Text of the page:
Ten months after industry leaders pledged to swiftly institute universal tracking of airliners, international aviation officials are set to discuss why voluntary efforts have stalled and what mandatory standards are needed.
But participants in this week’s International Civil Aviation Organization safety conference in Montreal won’t be endorsing any speedy fixes. Proposals calling for routine satellite surveillance of all commercial aircraft, including those flying long overwater or polar routes beyond ground-based radar coverage, would take years to implement. And the proposals, according to industry officials, are less ambitious than many of the tracking concepts proposed decades ago on both sides of the Atlantic.
After the mysterious disappearance in March of Malaysia Airlines Flight 370, airline industry leaders, facing public outcry, promised speedy action. Since then, however, some airlines have balked at the costs of upgrading tracking equipment, criticized ICAO’s timelines, and called deadlines to implement changes proposed by a global trade association “practically unachievable.”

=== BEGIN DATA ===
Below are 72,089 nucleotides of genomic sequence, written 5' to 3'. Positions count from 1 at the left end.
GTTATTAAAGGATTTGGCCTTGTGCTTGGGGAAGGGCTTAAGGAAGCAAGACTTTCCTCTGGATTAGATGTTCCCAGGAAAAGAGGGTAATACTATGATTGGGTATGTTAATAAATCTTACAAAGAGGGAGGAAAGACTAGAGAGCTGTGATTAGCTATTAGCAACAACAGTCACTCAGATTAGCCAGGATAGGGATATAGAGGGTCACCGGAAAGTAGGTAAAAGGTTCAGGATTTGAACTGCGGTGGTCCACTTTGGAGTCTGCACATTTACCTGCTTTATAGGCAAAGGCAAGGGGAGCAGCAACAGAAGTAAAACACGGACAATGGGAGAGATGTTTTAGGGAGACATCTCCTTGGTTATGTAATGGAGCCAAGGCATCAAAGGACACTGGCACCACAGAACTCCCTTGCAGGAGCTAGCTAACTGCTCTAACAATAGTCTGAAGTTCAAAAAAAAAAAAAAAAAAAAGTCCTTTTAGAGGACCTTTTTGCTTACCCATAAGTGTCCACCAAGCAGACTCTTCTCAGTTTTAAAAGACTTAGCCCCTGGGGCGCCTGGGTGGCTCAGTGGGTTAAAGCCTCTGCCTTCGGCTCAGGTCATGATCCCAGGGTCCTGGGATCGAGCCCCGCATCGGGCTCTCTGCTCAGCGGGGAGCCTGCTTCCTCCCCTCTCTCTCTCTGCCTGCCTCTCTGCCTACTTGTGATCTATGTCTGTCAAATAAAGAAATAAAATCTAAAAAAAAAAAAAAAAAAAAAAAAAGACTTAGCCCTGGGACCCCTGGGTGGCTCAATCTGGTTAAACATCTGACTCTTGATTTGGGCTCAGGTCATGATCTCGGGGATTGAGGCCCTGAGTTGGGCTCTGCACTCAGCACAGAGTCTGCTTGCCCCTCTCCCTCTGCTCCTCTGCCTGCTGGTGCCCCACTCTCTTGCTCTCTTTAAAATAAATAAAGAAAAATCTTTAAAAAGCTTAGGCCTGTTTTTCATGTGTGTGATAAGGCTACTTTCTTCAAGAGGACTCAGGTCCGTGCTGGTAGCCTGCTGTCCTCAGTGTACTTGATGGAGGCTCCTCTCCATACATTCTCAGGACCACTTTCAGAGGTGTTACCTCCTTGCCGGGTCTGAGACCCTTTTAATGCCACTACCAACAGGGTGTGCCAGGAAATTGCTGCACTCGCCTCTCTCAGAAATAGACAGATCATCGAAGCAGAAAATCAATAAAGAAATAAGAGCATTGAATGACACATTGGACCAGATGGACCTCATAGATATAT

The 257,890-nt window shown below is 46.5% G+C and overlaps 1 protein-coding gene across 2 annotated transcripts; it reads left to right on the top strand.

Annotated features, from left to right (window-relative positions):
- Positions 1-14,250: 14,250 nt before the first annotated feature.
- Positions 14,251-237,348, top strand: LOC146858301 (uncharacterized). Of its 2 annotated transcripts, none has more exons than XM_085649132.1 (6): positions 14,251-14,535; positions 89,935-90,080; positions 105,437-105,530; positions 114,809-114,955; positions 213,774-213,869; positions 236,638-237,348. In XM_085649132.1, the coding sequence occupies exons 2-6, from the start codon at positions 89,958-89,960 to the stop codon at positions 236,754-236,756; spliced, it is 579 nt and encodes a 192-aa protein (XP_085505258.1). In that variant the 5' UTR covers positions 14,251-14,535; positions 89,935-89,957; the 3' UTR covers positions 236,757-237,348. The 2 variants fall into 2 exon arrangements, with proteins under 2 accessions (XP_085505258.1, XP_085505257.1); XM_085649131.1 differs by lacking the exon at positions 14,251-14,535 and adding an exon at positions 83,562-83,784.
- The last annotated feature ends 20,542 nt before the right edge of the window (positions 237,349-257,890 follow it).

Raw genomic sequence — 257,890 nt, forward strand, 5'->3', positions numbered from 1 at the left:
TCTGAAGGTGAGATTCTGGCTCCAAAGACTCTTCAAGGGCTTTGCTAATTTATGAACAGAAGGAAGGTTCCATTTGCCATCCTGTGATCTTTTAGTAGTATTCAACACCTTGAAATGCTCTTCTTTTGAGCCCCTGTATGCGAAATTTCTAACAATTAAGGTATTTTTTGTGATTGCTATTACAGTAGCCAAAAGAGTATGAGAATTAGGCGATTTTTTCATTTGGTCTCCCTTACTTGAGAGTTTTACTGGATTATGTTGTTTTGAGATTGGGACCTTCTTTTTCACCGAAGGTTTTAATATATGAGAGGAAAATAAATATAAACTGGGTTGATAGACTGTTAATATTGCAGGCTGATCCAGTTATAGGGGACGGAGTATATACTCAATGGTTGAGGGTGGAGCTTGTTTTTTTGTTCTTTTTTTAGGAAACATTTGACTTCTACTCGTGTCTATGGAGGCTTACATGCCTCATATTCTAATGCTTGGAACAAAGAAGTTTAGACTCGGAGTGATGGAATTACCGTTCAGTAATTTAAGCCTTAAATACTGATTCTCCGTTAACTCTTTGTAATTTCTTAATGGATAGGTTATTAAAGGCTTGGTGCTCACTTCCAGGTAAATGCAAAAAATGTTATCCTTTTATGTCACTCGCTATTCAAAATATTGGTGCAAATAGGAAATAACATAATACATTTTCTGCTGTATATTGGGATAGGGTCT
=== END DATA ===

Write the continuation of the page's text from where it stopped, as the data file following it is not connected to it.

Representatives to ICAO, an arm of the United Nations, are expected to call for tracking planes at least every 15 minutes during routine flights. In cases of an emergency or deviation from normal operation, location signals would be sent a minimum of once every minute. Many airlines already have communications equipment and software that exceed those goals, while others have been reluctant to make the investments in hardware and satellite services.
The conference is expected to support—starting with planes manufactured in 2020—automatic streaming of some flight data if onboard systems go dangerously awry, planes veer off course or pilots struggle to control aircraft.
In addition, the organization is moving to adopt standards for tamper-proof distress signals, along with black box recorders intended to detach from the aircraft and float in water in the event of a crash.
This week’s sessions won’t yield binding decisions, but establish a direction for further discussions and work well into the next decade. Yet with some 100,000 airline flights taking off daily world-wide, some of the documents prepared for the meeting highlight the short-term dangers of eroding public trust.
In the weeks after Flight 370 disappeared, Tony Tyler , chief executive of the International Air Transport Association, the industry’s premier trade group which represents more than 200 carriers, vowed to improve how planes are tracked.
“In a world where our every move seems to be tracked, we cannot let another aircraft simply disappear,” Mr. Tyler said at the time. To this day, no physical evidence of the plane, which was carrying 239 people, has been found, and search efforts have faced a series of setbacks.